ELECTRIC CONTINUITY TEST WITH DISCONNECTED SUPPLY BASICS AND TUTORIALS

Checks for circuit continuity with disconnected supply
Dead circuit testing is testing performed with the power disconnected from the circuit. The main benefit of disconnecting power supply while tests with an external energy source are performed is to eliminate hazardous risks to the environment or the person conducting the test. A continuity test, as well as, an insulation test can be performed in the dead circuit test.


(a) Continuity test

This is to be performed on a dead circuit for checking continuity. Using an ‘Audible Continuity Tester’ can do it. This tester consists of a battery as a source of energy, an audible device, and two test leads.

By this test, the continuity of an electrical circuit is checked to ensure that the electrical path is complete.
If the path is continuous, then an audio sound is emitted to confirm path continuity and the non-existence of an open circuit. In some devices, along with the audio indication, an LED or some other visual indication is provided.

Similarly, an ohmmeter or multimeter can also be used to check continuity. An ohmmeter or multimeter consists of a battery as a source of energy, along with a meter to display the value of resistance.

In an ohmmeter, the scale is calibrated from zero to an infinite range of resistance. When the meter shows a zero reading, it indicates that the path between two test leads has zero resistance. This, in turn, indicates that the path is a continuous one. If the path or the conductor is open, then it will show resistance value as infinite.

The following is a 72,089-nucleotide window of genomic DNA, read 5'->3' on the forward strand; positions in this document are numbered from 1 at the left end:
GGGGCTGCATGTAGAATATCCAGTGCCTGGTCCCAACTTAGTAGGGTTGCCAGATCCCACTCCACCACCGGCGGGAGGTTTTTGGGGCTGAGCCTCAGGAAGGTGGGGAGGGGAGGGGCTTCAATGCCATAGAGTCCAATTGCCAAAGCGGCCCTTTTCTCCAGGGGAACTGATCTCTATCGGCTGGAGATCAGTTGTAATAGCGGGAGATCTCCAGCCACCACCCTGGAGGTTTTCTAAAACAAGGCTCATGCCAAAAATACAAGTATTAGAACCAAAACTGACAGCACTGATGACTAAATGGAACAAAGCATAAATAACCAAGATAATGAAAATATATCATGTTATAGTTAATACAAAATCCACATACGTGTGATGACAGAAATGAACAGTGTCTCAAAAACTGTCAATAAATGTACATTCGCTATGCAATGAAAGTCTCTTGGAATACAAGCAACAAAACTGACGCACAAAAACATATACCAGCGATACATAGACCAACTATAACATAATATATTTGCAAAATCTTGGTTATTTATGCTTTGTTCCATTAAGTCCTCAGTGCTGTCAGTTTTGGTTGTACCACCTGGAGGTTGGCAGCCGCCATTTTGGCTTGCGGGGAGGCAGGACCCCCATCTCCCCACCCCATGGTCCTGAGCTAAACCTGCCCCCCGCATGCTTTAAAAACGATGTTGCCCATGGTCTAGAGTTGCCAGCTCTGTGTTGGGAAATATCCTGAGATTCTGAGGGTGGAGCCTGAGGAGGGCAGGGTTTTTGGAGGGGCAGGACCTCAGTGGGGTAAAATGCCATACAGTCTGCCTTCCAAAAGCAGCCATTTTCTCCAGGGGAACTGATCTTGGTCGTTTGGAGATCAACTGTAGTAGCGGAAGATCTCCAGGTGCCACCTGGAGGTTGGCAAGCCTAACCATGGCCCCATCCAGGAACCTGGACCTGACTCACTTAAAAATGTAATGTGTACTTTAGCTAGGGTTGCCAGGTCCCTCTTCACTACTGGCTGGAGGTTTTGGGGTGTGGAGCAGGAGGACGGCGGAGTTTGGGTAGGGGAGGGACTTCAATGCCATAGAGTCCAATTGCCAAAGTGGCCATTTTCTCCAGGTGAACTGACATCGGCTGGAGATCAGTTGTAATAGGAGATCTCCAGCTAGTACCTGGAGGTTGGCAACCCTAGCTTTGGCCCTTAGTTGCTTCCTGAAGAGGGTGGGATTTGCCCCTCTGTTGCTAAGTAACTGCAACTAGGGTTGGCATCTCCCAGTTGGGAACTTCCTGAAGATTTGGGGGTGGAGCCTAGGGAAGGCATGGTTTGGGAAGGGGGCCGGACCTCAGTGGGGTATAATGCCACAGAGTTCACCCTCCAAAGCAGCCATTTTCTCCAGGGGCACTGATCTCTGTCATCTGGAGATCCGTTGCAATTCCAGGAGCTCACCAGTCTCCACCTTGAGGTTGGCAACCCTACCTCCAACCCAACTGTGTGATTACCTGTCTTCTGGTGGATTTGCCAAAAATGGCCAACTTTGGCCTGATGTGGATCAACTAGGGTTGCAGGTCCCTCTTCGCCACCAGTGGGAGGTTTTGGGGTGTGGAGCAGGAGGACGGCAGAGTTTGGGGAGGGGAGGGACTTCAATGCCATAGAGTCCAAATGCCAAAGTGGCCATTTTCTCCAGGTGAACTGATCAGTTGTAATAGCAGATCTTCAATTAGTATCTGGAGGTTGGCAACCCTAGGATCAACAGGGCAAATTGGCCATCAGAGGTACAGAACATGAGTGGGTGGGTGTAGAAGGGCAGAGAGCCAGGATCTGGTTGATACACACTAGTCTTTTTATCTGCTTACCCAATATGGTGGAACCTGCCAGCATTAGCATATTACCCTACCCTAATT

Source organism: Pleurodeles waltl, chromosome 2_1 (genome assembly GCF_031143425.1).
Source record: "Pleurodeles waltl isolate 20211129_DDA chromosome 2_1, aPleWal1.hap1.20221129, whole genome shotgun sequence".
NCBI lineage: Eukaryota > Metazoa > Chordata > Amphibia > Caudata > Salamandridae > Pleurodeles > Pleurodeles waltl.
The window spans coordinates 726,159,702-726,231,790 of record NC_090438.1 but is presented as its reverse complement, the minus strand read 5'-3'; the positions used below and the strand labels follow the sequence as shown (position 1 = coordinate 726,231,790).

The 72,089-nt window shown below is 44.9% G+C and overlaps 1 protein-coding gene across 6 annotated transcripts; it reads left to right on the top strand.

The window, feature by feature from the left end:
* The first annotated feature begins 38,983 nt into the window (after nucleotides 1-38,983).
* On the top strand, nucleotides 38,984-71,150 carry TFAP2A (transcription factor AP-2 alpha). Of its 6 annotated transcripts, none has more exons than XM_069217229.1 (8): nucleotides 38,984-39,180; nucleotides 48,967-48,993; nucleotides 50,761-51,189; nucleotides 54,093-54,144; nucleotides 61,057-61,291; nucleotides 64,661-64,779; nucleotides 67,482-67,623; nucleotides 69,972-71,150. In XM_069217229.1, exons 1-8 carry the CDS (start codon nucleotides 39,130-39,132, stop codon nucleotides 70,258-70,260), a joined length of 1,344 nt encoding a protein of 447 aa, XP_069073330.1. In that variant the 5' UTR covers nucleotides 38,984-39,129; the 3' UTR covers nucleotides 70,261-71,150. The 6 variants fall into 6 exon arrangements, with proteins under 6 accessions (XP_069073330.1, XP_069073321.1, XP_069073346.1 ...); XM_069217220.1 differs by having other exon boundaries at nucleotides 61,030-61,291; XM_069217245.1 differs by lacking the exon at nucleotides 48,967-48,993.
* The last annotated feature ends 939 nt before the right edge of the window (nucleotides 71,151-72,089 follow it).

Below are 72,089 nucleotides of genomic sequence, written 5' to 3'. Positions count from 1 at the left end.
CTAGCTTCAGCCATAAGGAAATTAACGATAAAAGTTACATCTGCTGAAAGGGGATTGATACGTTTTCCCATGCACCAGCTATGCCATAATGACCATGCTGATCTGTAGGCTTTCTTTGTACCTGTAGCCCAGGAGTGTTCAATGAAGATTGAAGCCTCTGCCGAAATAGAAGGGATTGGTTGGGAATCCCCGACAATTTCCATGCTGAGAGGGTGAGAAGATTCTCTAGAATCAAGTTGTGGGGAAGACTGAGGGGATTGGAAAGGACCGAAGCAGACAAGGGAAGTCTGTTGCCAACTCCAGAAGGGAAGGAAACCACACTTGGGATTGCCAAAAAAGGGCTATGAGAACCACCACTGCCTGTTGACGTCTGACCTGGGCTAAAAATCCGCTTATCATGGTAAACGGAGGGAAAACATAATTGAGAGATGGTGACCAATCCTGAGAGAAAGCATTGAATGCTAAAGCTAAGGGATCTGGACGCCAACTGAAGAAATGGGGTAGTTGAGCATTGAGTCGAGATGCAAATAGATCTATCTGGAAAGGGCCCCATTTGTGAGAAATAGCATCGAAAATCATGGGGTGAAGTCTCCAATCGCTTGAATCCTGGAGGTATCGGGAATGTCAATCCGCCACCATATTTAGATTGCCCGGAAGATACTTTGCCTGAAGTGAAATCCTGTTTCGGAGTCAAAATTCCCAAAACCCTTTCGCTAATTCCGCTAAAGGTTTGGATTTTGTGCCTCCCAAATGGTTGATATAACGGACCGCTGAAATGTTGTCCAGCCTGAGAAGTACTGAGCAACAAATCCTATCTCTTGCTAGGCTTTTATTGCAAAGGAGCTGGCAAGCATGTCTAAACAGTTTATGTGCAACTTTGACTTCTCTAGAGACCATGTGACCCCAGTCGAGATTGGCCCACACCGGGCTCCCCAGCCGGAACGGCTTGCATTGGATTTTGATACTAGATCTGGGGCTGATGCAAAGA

In short, continuity testing is used to check the following purposes:
• Integrity of cables
􀀹 Integrity of electrical circuit path
􀀹 Integrity of the earthing system (i.e., electrical continuity and low resistance value to earth)
􀀹 Accurate wiring of a control and power circuit to the correct terminals
􀀹 Differentiate active and neutral conductors before connecting them to a device
􀀹 Check for wrong wiring interconnections between different control and power circuits; thus indirectly, checking for short-circuit paths
􀀹 Integrity of switches, fuses, and other devices.


A few words of caution are warranted here. Checking for continuity in a control circuit can give erratic results due to the existence of parallel circuits. It is better to disconnect appropriate terminals to ensure correct results.

Continuity test in power circuits can be tricky. Often, a circuit where there is an open circuit fault can register excellent continuity with a low power tester or ohmmeter. But when a voltage is applied, current may not flow.

The reason for this is that the circuit may be partially continuous (Example: a partially burnt cable where one or two conductor strands may be making contact) but when feeding a heavy load it will behave as a high impedance.



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